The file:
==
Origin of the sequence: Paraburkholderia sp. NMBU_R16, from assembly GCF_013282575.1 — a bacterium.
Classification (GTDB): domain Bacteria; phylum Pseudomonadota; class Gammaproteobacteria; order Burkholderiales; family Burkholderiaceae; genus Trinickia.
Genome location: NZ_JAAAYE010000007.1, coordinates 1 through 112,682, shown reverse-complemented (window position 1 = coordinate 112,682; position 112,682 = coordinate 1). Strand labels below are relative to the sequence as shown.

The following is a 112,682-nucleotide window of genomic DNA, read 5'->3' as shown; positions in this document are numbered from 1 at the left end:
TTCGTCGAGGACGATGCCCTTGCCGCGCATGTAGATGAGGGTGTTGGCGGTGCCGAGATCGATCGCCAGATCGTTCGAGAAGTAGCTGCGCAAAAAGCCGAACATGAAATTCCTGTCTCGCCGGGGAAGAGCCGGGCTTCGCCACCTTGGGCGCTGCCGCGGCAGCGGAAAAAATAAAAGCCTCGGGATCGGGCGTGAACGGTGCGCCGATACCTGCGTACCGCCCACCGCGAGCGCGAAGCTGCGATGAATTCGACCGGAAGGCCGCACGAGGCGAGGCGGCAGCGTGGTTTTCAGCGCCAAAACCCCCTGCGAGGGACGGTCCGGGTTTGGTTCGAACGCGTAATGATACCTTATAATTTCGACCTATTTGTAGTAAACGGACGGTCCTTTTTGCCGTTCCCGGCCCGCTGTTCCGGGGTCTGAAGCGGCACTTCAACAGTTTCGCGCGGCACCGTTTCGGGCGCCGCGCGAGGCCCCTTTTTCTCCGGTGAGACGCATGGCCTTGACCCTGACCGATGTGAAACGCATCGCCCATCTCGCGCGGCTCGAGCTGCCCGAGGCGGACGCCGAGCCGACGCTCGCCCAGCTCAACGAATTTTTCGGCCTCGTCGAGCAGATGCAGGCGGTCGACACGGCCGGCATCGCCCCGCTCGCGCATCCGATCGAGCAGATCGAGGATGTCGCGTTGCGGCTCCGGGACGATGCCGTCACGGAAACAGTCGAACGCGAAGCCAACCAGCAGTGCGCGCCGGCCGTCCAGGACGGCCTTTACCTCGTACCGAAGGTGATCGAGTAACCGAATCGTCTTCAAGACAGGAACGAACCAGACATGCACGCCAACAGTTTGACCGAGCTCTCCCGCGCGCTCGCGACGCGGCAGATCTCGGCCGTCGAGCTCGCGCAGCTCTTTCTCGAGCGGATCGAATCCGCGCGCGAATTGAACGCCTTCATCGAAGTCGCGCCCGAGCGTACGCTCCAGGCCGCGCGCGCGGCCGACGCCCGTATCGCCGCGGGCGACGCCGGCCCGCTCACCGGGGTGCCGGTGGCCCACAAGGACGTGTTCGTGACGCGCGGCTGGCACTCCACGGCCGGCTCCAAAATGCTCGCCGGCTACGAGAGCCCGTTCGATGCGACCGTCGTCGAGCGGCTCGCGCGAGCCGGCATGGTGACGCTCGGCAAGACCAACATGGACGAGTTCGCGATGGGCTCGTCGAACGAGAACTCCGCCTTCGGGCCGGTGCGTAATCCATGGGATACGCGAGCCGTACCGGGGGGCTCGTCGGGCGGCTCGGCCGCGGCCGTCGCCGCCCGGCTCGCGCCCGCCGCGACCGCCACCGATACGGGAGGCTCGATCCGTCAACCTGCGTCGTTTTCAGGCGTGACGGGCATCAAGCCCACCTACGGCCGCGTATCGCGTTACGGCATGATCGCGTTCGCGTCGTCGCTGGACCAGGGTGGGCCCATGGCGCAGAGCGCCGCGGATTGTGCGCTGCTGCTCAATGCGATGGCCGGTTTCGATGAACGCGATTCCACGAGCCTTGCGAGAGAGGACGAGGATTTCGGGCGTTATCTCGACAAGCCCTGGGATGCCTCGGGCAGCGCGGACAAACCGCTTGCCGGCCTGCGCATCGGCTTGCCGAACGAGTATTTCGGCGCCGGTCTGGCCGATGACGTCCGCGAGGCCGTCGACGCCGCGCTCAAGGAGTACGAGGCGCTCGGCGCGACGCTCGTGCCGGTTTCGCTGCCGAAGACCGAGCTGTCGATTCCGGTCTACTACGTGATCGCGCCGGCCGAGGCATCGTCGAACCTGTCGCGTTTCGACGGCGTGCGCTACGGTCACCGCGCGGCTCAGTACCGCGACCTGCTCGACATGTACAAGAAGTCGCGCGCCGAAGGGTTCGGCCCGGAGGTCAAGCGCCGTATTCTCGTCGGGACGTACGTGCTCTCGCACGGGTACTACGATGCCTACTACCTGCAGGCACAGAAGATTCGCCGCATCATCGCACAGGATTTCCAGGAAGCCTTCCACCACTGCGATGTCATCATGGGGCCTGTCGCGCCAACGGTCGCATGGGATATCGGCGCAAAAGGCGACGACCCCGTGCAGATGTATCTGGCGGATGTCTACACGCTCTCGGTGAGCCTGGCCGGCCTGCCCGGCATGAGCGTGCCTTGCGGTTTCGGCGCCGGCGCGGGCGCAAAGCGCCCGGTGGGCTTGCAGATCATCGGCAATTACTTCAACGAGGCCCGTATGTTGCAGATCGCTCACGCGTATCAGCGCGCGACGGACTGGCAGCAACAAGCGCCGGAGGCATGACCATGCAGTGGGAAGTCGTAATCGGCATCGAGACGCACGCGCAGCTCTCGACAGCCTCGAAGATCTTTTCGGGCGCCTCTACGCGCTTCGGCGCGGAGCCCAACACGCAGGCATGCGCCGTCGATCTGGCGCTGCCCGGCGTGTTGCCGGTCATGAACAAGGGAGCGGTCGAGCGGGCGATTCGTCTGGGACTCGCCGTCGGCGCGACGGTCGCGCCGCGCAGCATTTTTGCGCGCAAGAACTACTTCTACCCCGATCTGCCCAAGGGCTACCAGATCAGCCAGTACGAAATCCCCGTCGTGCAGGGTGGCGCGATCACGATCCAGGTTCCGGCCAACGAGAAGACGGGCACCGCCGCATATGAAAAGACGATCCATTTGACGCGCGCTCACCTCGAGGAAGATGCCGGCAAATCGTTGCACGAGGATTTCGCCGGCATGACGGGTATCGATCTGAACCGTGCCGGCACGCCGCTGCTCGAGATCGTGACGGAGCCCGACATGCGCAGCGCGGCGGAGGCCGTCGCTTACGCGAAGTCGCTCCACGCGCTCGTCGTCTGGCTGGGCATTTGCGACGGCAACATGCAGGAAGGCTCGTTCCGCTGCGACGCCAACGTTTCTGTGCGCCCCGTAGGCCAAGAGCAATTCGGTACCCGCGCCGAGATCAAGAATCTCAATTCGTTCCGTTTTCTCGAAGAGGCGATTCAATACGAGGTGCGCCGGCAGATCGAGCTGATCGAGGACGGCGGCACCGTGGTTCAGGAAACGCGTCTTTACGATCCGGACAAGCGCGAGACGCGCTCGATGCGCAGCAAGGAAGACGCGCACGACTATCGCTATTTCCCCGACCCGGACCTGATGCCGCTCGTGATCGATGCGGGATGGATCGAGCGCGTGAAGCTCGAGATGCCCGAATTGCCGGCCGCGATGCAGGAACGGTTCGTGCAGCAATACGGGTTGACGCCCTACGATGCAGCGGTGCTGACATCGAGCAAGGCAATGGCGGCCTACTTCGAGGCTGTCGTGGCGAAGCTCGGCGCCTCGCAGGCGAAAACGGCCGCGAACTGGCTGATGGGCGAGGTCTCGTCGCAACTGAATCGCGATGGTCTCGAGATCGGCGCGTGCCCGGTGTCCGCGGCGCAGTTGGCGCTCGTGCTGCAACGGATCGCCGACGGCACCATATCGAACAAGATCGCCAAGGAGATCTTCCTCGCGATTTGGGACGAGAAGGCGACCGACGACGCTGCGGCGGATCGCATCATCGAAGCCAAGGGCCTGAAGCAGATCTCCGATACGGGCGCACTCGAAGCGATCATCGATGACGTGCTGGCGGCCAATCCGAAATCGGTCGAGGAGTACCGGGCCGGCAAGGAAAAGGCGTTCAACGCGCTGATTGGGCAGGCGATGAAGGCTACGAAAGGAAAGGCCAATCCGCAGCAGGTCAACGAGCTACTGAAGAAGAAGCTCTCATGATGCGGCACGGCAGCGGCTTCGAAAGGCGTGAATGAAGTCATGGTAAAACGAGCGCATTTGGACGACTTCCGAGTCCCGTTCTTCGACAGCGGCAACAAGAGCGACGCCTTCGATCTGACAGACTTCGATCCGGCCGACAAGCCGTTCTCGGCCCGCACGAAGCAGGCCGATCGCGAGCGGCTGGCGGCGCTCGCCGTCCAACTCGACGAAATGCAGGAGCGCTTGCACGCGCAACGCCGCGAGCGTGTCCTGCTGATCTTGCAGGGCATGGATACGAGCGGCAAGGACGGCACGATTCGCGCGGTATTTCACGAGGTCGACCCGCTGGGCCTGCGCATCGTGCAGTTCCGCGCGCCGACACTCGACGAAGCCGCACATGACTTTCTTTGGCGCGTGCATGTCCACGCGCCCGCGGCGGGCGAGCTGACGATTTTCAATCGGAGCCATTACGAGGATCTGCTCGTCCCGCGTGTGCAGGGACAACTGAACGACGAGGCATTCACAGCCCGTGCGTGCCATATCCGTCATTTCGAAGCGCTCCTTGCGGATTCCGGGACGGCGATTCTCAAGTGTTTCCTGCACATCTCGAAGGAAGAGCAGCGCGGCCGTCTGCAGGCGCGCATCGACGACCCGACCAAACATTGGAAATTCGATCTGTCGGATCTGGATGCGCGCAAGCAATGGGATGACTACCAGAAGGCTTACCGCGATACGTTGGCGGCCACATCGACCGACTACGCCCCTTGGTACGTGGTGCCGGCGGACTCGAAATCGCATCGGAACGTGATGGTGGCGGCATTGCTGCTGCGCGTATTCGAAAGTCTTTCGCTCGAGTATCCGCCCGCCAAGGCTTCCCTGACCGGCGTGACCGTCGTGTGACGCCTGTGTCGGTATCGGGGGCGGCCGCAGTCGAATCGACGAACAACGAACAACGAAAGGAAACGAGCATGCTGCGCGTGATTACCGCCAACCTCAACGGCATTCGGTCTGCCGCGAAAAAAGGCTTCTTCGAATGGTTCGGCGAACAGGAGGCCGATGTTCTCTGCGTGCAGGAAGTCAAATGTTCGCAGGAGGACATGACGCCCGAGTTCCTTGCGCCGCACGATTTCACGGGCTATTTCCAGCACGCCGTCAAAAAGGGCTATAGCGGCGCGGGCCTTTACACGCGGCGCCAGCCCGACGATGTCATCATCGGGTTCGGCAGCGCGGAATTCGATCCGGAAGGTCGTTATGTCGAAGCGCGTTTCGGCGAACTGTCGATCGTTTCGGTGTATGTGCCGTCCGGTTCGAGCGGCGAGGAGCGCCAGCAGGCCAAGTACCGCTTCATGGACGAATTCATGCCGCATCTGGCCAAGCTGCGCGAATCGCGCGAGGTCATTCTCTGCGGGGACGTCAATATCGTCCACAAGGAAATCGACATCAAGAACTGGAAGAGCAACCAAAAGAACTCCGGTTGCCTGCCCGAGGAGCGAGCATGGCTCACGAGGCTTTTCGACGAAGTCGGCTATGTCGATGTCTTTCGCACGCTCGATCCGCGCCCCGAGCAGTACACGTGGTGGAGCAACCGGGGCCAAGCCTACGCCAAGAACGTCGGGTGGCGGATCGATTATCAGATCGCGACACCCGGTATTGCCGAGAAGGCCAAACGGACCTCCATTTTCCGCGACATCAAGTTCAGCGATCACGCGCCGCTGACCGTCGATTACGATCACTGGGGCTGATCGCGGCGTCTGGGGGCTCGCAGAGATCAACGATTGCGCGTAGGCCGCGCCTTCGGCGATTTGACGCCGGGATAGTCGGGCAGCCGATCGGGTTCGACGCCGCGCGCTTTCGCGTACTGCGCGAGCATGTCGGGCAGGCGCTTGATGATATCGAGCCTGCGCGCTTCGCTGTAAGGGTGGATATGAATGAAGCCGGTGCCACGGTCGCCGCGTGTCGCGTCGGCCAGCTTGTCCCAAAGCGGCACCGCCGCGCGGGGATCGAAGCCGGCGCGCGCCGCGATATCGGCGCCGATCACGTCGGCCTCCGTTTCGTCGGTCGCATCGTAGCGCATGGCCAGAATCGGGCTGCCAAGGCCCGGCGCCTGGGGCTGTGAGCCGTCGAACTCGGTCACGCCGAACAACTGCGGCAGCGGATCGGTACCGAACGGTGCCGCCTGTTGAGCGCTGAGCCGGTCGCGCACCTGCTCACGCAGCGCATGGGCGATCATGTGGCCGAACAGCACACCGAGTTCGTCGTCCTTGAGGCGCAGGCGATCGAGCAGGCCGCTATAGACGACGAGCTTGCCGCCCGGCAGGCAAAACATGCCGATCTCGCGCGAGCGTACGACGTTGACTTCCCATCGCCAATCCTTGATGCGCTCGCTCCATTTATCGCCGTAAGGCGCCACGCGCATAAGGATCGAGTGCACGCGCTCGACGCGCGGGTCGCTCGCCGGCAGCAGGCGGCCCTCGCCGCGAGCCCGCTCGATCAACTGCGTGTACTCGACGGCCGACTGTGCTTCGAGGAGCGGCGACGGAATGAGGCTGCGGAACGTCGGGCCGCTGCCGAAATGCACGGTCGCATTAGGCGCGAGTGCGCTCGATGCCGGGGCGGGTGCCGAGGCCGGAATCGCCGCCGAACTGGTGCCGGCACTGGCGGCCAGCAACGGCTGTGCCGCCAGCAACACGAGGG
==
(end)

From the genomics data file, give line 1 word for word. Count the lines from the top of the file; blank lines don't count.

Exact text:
Origin of the sequence: Paraburkholderia sp. NMBU_R16, from assembly GCF_013282575.1 — a bacterium.